If Homer, in a manner that can be paralleled elsewhere, has excluded Achilles’ invulnerability from his epic world, the Aethiopis would not be uncharacteristic of later epic if it restored this detail. The alternative explanation of the facts—that Achilles’ invulnerability was actually unknown to Homer because it was a late, a very late, invention—receives its most extreme and eloquent exposition from Otto Berthold, Die Unverwundbarkeit in Sage und Aberglauben der Griechen (Religionsgeschichtliche Versuche und Vorarbeiten 11 [1911]) 35, a work cited with glowing approval by Bethe (1922:231n1). Berthold would reckon the majority of Greek legends about unwoundable heroes to be of late origin, not least the most famous and well-known case of Thetis’ son. It must be said that few of his arguments convince. In particular, the idea that the multiplicity of arrows implied by such phrases as Ἀπόλλωνος βελέεσσιν [29] (Iliad XXI 277) or ἐν πολέμωι τόξοις ἀπὸ ψυχὰν λιπών (Pindar Pythian III 100) rules out vulnerability in one isolated part of the body (Berthold 36–37) is to be rejected out of hand. The plurals may be poetic, as Berthold himself allows. Words referring to tools or weapons often take a plural, signifying their compound nature (especially τόξον, where the plural usually signifies “bow with arrows”: see e.g. Moorhouse, The Syntax of Sophocles [Mnemosyne Suppl. 75 (1982)] 4–5).
Furthermore, Berthold’s claim (37–38) that the motif of invulnerability has been transferred to Achilles from his armor, which was originally (though, again, not in the Iliad) conceived of as impenetrable (cf. Griffin 1977:40 = Oxford Readings in Homer’s Iliad, 368; Ph. J. Kakridis, “Achilles’ Rustung,” Hermes 89 [1961]: 288–297) has very little to recommend it. The exact reverse may have been the case, as is argued by (for instance) E. Drerup, Das Homerproblem in der Gegen-wart: Prinzipien und Methoden der Homererklärung (Würzburg 1921) 231n3. Even Berthold considers this possibility seriously, but rejects it because he can find no convincing evidence for the early existence of the hero’s invulnerability from which the weapon’s magic powers might derive. On the possibility that impenetrable armor and skin amount to the same thing, see Davies, “The Hero and His Arms” (as cited above, page 60), 154.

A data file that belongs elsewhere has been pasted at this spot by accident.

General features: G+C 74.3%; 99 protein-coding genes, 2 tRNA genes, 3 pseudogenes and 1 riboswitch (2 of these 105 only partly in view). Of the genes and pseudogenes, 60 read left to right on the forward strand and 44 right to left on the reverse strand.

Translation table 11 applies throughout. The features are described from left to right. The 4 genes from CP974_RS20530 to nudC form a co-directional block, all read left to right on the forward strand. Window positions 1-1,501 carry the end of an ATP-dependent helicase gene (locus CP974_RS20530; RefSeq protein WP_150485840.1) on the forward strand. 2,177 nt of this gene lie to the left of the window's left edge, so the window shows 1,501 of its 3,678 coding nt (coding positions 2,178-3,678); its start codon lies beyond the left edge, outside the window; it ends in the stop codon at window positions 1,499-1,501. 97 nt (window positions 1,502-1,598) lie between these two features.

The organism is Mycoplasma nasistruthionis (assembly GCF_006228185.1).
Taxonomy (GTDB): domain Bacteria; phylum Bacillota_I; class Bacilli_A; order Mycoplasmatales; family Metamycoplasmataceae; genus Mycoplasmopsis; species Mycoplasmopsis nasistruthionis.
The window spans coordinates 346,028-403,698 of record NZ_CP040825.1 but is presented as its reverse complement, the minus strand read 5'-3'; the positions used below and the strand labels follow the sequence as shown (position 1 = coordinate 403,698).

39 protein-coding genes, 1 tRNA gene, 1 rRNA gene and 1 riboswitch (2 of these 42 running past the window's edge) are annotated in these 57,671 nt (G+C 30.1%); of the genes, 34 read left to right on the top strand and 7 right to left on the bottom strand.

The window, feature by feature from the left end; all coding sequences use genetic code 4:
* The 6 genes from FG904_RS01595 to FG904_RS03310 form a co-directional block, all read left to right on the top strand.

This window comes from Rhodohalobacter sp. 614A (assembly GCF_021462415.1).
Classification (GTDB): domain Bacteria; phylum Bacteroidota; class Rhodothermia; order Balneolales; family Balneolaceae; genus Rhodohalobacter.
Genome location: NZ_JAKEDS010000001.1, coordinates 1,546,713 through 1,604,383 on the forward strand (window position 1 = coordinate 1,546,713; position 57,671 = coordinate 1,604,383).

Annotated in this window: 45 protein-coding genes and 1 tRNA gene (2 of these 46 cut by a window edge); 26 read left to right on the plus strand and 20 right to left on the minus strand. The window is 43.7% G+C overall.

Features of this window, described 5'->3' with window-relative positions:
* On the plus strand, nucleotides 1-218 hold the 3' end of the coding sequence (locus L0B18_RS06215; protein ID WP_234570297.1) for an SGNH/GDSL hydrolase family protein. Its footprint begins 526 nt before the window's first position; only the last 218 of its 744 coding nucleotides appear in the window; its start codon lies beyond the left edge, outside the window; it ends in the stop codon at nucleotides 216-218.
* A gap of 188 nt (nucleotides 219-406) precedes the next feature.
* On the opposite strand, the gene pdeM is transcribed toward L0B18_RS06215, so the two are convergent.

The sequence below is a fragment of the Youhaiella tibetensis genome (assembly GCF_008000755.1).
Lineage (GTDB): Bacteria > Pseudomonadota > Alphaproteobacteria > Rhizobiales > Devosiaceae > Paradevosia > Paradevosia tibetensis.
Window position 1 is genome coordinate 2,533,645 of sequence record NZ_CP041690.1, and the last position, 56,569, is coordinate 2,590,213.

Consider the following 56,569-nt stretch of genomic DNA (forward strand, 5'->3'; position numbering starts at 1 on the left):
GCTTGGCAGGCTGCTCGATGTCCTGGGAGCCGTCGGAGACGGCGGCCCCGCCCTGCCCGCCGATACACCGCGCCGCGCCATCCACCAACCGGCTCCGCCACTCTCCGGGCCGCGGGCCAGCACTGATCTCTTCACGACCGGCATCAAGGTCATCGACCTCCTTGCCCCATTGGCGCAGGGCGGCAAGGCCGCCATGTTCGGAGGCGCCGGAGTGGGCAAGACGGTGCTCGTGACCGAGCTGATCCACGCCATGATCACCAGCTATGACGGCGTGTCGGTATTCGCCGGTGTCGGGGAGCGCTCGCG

Figure 8. Chalcidian black-figure amphora: the corpse of Achilles lies on the battlfield, his left ankle pierced by an arrow. Ca. 6th century BCE. Vase is now lost; drawing after R. Hampe and E. Simon, Griechische Sagen in der frühen etruskischen Kunst (Mainz 1964), Abb. 10.
The strongest argument at Berthold’s disposal is that ex silentio. Not so much the absence of any explicit literary reference [30] before the staggeringly late testimony of Statius Achilleid I 269–270 (si progenitum Stygos amne severo | armavi) et al. (see Berthold 35), but the lack of any allusion to Achilles’ invulnerability in the Iliadic scholia (contrast the relative profusion of their comments upon Ajax’s very human capacity for wounds in their poem: see pages 84–85 below) and Achilles’ failure to figure along with Caeneus, Cycnus, and Ajax in the fourth-century a.d. Palaephatus’ περὶ ἀπίστων as another invulnerable hero (Festa, Mythographi Graeci 3.2 [Leipzig 1902]) are both disturbing. Berthold may further be right to insist (38) that the silence is not mitigated to any significant degree by the alternative tradition of Thetis’ foiled attempt to achieve immortalization of Achilles by fire. True, this version is found in authors who, if not early in an absolute sense, are at least far earlier than the time of Domitian: Apollonius of Rhodes IV 869–879 is the first of them. But Berthold argues that invulnerability did not originally feature in the tradition here and it seems impossible to disprove him (see Richardson’s commentary on the Homeric Hymn to Demeter pp. 231–232 for a full discussion of the numerous interpretations that have been placed upon this and similar legends). It may be (so Berthold 42) an altogether later importation meant to explain the equally late invulnerability tradition.